Sometimes on retreat I give lumps of potter’s clay to people and ask them to make various symbolic forms. Making things with clay is an unusual manner of making. Usually we make things either by addition or by subtraction: if you are building a wall, for example, it’s by addition of brick to brick; if you are carving a figure, it is by subtraction. But with clay you have the same amount of material from start to finish; there is no addition, no subtraction; instead there is transformation. To experience this day after day can lead to an awareness of personal transformation.
‘Transfiguration’ would be another name for it. We need an occasional transfiguration. Our ordinary life, without addition or subtraction, needs to be suffused occasionally with what the Eastern Churches call “the light of Tabor.” We have tended to identify Christian doctrines with their formulation in fixed words, and then to describe everything else as ‘subjective’. We do so badly need the light of Tabor.
“Imagine all the people...” sang John Lennon. He imagined a perfect world: “Nothing to live or die for, and no religion too.” But Viktor Frankl, recounting his experiences in a concentration camp during the Second World War, wrote, “One can endure almost any kind of how if one has a why.” He had seen people die, he said, from loss of meaning. In affluent countries the suicide rate is climbing drastically. When you have everything except meaning, you have nothing to live or die for; and that, far from being a perfect world, is an unendurable one.
See how a person’s face brightens when he or she sees the meaning of something, even if it’s only the meaning of a joke, or a puzzle. Imagine what it must be like to know the meaning of life itself! (We all say we do, but we don't really.) We would be transfigured.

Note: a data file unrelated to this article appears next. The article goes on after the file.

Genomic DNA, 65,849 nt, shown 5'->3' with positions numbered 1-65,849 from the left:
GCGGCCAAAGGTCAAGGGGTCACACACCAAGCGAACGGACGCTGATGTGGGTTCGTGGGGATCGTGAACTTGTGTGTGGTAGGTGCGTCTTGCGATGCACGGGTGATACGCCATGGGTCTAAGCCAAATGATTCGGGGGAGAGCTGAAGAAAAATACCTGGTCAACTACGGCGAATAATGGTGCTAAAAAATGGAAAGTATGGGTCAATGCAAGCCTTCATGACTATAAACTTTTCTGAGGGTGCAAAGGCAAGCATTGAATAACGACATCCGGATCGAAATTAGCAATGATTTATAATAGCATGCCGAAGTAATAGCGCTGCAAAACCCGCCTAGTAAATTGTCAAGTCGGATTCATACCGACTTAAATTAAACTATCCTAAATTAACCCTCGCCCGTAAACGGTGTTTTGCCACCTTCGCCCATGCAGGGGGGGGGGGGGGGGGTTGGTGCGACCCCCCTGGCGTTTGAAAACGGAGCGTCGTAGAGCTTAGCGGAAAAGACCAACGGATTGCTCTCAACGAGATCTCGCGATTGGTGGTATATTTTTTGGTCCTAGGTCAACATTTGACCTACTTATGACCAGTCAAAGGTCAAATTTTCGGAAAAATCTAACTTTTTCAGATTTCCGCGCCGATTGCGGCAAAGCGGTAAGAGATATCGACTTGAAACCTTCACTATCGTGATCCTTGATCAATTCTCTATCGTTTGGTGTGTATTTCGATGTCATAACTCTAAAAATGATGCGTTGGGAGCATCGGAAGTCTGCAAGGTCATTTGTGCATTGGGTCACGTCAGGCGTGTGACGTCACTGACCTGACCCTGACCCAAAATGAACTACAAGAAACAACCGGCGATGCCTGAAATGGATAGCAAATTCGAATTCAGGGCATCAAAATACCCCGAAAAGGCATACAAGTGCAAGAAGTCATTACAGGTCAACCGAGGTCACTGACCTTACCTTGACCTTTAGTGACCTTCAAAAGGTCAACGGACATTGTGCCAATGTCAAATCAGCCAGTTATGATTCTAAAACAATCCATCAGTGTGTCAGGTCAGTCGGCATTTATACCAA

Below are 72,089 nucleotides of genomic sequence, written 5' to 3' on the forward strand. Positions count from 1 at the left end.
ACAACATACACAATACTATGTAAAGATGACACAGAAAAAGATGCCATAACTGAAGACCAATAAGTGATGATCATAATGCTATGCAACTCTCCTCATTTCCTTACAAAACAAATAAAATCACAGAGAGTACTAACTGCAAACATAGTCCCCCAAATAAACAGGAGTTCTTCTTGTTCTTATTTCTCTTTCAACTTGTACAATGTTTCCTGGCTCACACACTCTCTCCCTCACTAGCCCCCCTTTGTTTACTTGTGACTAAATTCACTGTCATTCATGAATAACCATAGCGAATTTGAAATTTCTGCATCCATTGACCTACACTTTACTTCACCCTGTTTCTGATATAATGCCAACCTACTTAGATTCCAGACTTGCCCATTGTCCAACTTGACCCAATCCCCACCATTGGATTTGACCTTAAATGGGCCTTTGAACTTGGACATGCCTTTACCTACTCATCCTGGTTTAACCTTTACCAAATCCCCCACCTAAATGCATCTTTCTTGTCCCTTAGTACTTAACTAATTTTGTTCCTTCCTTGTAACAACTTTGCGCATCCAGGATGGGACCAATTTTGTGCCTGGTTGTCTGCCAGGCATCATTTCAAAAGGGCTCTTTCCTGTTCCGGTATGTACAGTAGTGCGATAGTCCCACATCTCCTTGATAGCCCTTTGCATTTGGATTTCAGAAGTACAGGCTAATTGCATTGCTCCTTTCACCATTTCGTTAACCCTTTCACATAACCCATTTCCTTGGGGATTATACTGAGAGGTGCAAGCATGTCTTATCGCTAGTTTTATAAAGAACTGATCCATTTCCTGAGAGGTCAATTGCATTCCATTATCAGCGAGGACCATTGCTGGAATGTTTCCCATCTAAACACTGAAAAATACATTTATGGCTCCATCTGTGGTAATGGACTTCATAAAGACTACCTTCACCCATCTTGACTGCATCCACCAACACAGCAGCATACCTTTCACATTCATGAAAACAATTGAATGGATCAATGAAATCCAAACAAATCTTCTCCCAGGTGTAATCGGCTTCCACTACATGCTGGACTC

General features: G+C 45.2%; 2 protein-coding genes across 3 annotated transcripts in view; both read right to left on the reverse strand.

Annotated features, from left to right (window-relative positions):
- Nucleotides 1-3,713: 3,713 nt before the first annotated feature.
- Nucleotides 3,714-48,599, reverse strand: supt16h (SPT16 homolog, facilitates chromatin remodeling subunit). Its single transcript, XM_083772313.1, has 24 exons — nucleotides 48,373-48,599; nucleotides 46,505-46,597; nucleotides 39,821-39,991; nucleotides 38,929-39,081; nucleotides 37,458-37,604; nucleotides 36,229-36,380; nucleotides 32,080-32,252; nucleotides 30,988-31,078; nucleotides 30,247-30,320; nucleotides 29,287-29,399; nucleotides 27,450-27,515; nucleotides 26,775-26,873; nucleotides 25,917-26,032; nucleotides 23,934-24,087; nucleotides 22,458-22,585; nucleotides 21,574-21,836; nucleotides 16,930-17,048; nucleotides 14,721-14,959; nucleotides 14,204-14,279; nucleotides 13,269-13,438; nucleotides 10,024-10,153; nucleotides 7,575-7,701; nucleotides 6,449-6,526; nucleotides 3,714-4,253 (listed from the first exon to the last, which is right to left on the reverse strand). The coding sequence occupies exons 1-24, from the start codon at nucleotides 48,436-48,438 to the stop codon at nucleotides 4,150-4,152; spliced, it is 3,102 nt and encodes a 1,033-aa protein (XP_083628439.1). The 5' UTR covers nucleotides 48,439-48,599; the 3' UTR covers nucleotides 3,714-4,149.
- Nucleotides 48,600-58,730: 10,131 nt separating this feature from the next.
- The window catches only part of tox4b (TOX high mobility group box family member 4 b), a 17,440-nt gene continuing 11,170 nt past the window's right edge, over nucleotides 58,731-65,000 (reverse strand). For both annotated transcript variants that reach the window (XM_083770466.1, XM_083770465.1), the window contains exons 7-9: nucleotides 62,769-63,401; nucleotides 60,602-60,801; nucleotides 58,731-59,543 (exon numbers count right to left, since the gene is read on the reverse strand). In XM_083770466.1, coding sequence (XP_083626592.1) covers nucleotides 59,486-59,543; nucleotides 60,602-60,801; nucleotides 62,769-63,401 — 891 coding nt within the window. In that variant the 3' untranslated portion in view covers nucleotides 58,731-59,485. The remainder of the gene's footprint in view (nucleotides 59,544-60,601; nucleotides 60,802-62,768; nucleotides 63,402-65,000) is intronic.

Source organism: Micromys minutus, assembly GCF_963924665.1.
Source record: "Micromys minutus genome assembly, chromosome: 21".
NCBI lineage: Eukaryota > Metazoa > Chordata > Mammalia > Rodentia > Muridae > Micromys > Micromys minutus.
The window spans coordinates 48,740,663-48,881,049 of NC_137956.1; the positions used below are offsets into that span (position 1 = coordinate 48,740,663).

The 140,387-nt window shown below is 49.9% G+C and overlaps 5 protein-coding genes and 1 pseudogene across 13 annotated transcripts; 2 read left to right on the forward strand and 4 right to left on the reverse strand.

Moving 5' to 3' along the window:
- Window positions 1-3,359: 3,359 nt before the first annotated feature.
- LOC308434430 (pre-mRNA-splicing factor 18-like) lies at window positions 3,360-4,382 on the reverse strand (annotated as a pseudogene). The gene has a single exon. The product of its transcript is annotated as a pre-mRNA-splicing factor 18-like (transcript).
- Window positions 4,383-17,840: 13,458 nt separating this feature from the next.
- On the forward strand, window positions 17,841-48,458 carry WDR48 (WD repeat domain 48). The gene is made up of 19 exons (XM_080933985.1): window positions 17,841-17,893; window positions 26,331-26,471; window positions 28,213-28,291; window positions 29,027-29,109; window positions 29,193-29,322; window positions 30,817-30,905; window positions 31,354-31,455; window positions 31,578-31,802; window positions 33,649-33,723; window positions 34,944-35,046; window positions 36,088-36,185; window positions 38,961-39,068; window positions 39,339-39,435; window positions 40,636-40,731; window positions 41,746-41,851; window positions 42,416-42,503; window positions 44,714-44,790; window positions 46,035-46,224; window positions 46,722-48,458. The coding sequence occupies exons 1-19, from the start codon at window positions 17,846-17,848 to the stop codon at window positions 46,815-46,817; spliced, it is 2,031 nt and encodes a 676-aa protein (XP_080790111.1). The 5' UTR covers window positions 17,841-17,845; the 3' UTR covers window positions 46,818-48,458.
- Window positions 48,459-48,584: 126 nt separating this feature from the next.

We need small daily transfigurations. In moments of stillness, of prayer, the divinity surrounding us is glimpsed. The chores, the ordinary things we do, while remaining what they are, are transfigured with meaning. The advertisers try to persuade us that we can grow only by addition: by constantly acquiring new products. But I have to make something of my life moment by moment: I have to work with what I have, moment by moment. Otherwise I will never change.Isn't the Transfiguration a joyful theme? Why are we reading this passage in Lent? (2nd Sunday). First, because Lent is a joyful season! (the Preface of the Mass calls it “this joyful season of Lent”). And second, because very little transfiguration ever happens without self-denial of some kind. The world tells us that the richer we are the happier we will be; but look at someone who is ten times richer than you are and ask if he is ten times happier, ten times more alive. Look closely at the face, at the eyes. Riches may improve a person’s clothes, but they do not transfigure his or her person. Real transformation or transfiguration is from within. It usually happens when we are in a crisis, at our limit, at the end of our resources. Jesus was. Immediately after, he began to speak of his imminent suffering and death. The glory shines through when we are fully at grips with life and death, and not when we are trying to insulate ourselves from them.